3 Min Read
* Aussie remains out of favour
* Some BOJ members uneasy about feasibility of inflation target
* US and UK markets closed for holidays
By Sophie Knight
TOKYO, May 27 (Reuters) - The dollar dipped against the yen in early Asian trade on Monday after marking its worst week in a year on Friday, as volatility in Japanese stocks and bonds pulled it well away from its highest level in 4-1/2 years.
The greenback last bought 101.13 yen, dropping 0.1 percent from Friday, when it scraped a trough of 100.68 on Friday and closed 1.9 percent down on the week.
On Thursday, the Nikkei was jolted off 5-1/2 year highs as investors scrambled for safety in Japanese bonds after poor Chinese trade data, and after the 10-year Japanese government bond yield rose to 1 percent, its highest in over a year.
Bank of Japan Governor Haruhiko Kuroda said over the weekend that the country's financial institutions have sufficient buffers against losses they may incur from rises in bond yields, as long as market moves are driven by prospects of an economic recovery.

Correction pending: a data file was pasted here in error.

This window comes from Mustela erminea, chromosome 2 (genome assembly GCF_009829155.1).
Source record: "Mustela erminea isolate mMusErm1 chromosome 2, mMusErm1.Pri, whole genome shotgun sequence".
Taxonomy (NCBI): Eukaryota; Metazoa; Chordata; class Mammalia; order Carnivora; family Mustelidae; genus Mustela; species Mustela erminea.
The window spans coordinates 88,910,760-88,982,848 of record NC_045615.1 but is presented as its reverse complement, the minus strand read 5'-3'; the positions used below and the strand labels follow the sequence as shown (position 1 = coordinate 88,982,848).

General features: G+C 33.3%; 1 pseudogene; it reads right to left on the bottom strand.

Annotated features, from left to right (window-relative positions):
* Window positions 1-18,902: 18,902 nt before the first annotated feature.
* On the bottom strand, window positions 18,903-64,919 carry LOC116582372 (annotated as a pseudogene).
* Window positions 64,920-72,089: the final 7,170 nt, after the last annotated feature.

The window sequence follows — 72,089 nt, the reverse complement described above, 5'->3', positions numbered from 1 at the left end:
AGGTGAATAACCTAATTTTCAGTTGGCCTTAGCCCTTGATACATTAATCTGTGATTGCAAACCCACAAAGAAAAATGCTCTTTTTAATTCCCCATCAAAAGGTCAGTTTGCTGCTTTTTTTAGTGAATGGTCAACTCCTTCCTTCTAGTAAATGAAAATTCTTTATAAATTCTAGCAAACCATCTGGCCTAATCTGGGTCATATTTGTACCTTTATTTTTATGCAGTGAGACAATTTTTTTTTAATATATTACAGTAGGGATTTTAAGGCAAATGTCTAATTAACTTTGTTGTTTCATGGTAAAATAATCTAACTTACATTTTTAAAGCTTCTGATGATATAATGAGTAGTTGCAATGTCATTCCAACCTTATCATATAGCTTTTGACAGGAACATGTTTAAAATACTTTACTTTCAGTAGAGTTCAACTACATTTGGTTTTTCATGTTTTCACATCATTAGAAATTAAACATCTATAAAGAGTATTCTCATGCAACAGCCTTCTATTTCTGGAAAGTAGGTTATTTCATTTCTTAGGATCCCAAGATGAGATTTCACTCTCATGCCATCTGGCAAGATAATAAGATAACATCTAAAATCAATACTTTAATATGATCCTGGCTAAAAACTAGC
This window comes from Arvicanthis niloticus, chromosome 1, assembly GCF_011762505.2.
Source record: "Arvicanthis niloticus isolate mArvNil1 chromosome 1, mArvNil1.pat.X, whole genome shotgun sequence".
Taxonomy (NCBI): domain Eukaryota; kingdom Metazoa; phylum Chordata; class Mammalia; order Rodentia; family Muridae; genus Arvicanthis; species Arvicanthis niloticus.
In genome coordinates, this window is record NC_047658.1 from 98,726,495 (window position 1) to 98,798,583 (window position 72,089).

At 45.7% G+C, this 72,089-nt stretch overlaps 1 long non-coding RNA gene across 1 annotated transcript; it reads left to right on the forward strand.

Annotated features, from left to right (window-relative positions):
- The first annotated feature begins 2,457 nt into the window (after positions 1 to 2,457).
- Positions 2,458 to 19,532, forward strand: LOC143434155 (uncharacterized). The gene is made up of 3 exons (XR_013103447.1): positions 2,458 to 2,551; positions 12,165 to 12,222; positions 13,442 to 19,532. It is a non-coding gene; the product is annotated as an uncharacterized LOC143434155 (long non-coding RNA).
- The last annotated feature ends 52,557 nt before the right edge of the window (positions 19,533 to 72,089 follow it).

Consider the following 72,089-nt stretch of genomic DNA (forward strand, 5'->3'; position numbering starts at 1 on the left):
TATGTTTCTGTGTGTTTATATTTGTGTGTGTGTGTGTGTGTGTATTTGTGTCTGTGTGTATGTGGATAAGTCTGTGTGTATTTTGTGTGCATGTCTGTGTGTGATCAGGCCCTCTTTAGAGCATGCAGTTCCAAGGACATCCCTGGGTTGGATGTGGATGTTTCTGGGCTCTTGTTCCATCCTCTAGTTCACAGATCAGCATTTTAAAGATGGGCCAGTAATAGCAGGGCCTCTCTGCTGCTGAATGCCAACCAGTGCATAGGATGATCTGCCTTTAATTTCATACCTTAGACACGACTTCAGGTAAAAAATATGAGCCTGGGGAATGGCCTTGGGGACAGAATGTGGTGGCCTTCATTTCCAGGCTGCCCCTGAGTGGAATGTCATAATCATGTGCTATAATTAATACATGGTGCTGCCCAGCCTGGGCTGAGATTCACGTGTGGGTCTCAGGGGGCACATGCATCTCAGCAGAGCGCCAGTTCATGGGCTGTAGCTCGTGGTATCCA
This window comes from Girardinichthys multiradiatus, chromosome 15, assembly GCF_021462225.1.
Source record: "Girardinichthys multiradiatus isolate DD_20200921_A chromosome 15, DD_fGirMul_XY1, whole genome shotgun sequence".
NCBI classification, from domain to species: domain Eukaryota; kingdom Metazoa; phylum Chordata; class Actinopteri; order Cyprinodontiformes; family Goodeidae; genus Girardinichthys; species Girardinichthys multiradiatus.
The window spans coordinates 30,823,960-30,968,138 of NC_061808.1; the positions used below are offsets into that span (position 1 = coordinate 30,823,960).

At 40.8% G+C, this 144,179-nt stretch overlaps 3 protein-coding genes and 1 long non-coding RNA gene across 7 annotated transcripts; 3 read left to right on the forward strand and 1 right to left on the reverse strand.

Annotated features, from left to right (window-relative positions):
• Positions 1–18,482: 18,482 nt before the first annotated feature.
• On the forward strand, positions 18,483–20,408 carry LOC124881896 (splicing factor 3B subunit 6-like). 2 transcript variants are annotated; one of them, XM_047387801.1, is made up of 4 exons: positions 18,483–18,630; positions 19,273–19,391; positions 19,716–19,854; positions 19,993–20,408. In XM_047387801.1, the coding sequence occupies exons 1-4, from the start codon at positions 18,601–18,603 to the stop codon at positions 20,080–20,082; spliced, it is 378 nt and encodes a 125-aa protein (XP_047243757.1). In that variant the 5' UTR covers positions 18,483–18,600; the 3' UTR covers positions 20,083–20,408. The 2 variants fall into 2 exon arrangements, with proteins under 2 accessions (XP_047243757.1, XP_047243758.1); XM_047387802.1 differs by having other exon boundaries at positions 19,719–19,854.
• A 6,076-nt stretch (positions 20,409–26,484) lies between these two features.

On Monday, BOJ minutes showed that some members said the central bank should continue to seek ways to prevent falling liquidity in the Japanese government bond market, while others said its 2 percent inflation target may be hard to reach in two years.
Yen buying pressure at the end of last week helped to pause the dollar's broad gains over the last three weeks that were driven by expectations that the U.S. Federal Reserve may wind down its bond-buying programme earlier than scheduled.
"Expectations that the Fed will reduce QE3 should be positive for the dollar, but if stocks continue to fall it will likely be a negative for the dollar-yen," said Yoshio Takahashi, currency strategist at Barclays in Tokyo.
On Monday, the dollar index dipped 0.1 percent after dropping 0.7 percent last week, as Fed Chairman Ben Bernanke told Congress that the central bank will not exit its easing programme unless the economy showed further signs of improvement.
A quiet day of trading is expected as U.S. markets are closed for Memorial Day, while the U.K. is closed for a bank holiday.
The euro was steady at $1.2926 after rising 0.7 percent last week, its first weekly gain in three weeks, supported by signs of improvement in German business morale on Friday.
The next area of resistance for the common currency gains lies around its 20-day moving average at $1.2992.
The Australian dollar, meanwhile, continued its forlorn trundle downwards, losing 0.1 percent to $0.9637 on Monday morning. It has already skidded 7 percent this month, weighed on by concerns about lower commodity prices as Chinese growth slows, as well as a surprise rate cut by the central bank.
If the Aussie remains more than 6.6 percent down by Friday, this would mark its worth month since September 2011, when it fell 9.7 percent.